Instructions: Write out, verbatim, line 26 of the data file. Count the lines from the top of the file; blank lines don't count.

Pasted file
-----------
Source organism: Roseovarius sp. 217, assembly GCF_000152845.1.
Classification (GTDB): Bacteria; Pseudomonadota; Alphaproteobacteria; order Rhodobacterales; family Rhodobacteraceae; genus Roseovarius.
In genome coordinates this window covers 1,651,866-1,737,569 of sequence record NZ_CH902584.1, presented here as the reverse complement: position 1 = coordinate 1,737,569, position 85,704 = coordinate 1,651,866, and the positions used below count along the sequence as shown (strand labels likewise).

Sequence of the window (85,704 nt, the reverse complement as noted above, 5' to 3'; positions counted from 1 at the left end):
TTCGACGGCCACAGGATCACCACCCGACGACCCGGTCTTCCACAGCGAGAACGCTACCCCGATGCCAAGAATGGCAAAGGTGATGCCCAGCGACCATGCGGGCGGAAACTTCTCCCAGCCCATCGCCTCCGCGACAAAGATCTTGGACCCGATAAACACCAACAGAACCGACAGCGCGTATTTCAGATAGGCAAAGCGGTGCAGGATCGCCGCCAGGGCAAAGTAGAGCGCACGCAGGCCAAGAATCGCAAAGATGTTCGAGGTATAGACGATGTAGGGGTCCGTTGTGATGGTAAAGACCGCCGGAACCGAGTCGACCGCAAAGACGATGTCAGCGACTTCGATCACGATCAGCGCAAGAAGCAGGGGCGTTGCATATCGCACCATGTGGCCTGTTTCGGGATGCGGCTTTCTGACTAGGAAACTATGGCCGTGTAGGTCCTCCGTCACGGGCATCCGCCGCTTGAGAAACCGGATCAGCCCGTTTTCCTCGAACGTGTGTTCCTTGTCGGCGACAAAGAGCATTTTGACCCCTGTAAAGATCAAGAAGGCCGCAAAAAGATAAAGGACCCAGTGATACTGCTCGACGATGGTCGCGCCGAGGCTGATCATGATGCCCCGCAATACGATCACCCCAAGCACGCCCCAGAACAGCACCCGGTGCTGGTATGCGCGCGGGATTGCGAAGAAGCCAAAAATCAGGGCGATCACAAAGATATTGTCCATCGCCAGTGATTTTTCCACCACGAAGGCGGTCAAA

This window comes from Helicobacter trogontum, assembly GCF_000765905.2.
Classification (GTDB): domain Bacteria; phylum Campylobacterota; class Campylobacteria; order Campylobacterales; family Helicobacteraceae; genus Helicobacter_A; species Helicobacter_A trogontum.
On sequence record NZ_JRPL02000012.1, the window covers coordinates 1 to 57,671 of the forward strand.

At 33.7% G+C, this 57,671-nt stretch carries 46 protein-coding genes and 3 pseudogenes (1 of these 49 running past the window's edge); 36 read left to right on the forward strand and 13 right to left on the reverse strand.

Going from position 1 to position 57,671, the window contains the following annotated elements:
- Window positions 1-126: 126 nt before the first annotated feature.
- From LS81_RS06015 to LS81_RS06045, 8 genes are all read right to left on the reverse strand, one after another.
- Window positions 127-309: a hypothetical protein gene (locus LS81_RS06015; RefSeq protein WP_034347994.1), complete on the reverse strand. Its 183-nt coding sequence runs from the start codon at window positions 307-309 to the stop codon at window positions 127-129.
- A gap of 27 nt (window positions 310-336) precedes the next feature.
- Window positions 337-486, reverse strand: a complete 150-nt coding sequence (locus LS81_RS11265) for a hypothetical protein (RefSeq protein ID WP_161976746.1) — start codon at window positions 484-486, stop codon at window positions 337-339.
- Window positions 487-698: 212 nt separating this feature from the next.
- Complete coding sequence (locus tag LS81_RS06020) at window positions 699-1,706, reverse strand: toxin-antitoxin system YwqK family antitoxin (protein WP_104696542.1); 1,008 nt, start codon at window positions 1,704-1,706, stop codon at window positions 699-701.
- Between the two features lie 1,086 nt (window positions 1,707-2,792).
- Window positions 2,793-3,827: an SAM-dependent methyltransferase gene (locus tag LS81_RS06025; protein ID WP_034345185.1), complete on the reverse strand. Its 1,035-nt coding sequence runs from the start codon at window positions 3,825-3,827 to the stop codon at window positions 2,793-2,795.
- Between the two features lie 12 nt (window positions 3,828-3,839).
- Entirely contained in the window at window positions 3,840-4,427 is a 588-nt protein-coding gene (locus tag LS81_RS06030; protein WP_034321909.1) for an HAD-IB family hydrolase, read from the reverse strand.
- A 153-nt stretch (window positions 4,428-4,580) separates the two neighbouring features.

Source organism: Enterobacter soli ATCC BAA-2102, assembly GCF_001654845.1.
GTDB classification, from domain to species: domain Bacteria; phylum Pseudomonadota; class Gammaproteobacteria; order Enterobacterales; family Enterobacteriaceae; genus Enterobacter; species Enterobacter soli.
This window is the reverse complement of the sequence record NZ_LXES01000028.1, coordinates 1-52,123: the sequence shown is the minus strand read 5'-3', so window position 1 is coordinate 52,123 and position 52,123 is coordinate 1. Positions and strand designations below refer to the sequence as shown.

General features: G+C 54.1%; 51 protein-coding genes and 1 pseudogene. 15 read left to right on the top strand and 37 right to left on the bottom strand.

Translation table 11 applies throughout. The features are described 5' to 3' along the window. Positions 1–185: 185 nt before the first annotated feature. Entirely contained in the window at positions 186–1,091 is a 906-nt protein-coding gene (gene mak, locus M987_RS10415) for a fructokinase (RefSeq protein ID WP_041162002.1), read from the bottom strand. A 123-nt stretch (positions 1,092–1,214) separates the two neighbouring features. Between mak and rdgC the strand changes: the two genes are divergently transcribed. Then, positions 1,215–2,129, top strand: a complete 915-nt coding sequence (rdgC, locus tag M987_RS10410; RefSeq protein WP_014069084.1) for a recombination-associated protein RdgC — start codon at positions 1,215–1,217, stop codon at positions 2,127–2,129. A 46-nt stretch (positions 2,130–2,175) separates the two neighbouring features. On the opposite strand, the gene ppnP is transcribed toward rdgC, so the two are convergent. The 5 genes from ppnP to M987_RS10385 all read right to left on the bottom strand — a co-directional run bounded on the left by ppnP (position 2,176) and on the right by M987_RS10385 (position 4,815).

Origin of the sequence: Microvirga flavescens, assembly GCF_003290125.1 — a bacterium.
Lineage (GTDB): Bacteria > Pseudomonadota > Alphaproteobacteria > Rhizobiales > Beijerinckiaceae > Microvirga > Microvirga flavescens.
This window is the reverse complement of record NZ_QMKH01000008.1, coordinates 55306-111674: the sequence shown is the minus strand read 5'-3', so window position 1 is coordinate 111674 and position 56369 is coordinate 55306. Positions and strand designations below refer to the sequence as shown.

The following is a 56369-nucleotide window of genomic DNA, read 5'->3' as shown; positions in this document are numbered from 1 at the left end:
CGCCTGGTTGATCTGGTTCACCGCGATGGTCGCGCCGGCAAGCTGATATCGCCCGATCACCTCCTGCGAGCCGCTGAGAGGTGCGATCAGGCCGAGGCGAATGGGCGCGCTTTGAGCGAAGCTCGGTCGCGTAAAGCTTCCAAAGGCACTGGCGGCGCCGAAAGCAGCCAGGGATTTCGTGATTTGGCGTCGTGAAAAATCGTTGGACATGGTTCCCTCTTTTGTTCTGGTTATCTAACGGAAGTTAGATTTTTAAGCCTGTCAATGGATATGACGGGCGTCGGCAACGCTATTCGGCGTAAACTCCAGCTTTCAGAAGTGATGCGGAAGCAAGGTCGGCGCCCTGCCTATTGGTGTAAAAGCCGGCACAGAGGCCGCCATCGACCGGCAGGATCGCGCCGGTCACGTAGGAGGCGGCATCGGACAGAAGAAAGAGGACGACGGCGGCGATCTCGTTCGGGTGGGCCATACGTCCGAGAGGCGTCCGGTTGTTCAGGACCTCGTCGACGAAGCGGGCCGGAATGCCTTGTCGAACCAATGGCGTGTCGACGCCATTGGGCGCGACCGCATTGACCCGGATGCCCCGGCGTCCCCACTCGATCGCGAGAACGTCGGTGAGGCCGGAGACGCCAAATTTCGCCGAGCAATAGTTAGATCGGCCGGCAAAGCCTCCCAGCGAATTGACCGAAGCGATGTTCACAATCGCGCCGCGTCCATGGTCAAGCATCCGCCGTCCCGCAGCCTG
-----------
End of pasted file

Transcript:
General features: G+C 54.1%; 51 protein-coding genes and 1 pseudogene. 15 read left to right on the top strand and 37 right to left on the bottom strand.